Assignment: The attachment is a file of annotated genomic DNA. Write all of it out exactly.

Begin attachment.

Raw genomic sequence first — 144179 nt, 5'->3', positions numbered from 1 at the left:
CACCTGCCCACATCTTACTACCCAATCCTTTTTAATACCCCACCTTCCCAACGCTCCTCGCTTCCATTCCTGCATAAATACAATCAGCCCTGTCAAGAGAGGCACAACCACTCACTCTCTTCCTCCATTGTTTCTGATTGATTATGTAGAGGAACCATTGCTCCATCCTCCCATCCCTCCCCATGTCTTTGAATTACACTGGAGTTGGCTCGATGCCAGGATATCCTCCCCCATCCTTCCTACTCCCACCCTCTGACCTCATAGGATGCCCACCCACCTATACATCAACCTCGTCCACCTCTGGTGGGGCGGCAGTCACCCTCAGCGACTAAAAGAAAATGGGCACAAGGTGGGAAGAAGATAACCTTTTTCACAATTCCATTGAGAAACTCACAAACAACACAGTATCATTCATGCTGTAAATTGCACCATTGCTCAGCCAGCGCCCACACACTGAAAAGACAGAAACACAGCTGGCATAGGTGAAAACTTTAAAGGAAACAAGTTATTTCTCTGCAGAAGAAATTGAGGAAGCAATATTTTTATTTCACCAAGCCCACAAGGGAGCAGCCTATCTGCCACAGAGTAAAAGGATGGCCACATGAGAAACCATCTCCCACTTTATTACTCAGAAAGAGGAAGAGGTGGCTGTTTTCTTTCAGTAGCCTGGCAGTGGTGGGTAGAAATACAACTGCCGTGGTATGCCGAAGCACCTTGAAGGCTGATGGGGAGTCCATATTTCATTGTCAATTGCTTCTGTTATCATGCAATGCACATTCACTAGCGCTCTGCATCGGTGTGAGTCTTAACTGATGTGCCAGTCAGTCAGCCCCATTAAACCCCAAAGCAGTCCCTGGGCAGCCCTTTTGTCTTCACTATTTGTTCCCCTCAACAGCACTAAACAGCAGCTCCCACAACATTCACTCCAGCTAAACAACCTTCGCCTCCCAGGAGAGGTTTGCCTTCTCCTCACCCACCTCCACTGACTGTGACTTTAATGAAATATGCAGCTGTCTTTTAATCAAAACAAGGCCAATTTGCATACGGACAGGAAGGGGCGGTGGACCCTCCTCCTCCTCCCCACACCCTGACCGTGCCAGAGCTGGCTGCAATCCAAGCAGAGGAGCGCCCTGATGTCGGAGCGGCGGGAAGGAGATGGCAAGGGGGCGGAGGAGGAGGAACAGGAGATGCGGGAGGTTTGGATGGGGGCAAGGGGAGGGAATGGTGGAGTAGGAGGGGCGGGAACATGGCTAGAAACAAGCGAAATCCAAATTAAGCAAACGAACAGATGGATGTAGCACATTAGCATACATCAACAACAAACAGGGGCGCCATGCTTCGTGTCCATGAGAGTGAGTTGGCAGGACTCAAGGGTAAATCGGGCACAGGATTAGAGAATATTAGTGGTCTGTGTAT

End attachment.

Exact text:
Raw genomic sequence first — 144179 nt, 5'->3', positions numbered from 1 at the left:
CACCTGCCCACATCTTACTACCCAATCCTTTTTAATACCCCACCTTCCCAACGCTCCTCGCTTCCATTCCTGCATAAATACAATCAGCCCTGTCAAGAGAGGCACAACCACTCACTCTCTTCCTCCATTGTTTCTGATTGATTATGTAGAGGAACCATTGCTCCATCCTCCCATCCCTCCCCATGTCTTTGAATTACACTGGAGTTGGCTCGATGCCAGGATATCCTCCCCCATCCTTCCTACTCCCACCCTCTGACCTCATAGGATGCCCACCCACCTATACATCAACCTCGTCCACCTCTGGTGGGGCGGCAGTCACCCTCAGCGACTAAAAGAAAATGGGCACAAGGTGGGAAGAAGATAACCTTTTTCACAATTCCATTGAGAAACTCACAAACAACACAGTATCATTCATGCTGTAAATTGCACCATTGCTCAGCCAGCGCCCACACACTGAAAAGACAGAAACACAGCTGGCATAGGTGAAAACTTTAAAGGAAACAAGTTATTTCTCTGCAGAAGAAATTGAGGAAGCAATATTTTTATTTCACCAAGCCCACAAGGGAGCAGCCTATCTGCCACAGAGTAAAAGGATGGCCACATGAGAAACCATCTCCCACTTTATTACTCAGAAAGAGGAAGAGGTGGCTGTTTTCTTTCAGTAGCCTGGCAGTGGTGGGTAGAAATACAACTGCCGTGGTATGCCGAAGCACCTTGAAGGCTGATGGGGAGTCCATATTTCATTGTCAATTGCTTCTGTTATCATGCAATGCACATTCACTAGCGCTCTGCATCGGTGTGAGTCTTAACTGATGTGCCAGTCAGTCAGCCCCATTAAACCCCAAAGCAGTCCCTGGGCAGCCCTTTTGTCTTCACTATTTGTTCCCCTCAACAGCACTAAACAGCAGCTCCCACAACATTCACTCCAGCTAAACAACCTTCGCCTCCCAGGAGAGGTTTGCCTTCTCCTCACCCACCTCCACTGACTGTGACTTTAATGAAATATGCAGCTGTCTTTTAATCAAAACAAGGCCAATTTGCATACGGACAGGAAGGGGCGGTGGACCCTCCTCCTCCTCCCCACACCCTGACCGTGCCAGAGCTGGCTGCAATCCAAGCAGAGGAGCGCCCTGATGTCGGAGCGGCGGGAAGGAGATGGCAAGGGGGCGGAGGAGGAGGAACAGGAGATGCGGGAGGTTTGGATGGGGGCAAGGGGAGGGAATGGTGGAGTAGGAGGGGCGGGAACATGGCTAGAAACAAGCGAAATCCAAATTAAGCAAACGAACAGATGGATGTAGCACATTAGCATACATCAACAACAAACAGGGGCGCCATGCTTCGTGTCCATGAGAGTGAGTTGGCAGGACTCAAGGGTAAATCGGGCACAGGATTAGAGAATATTAGTGGTCTGTGTAT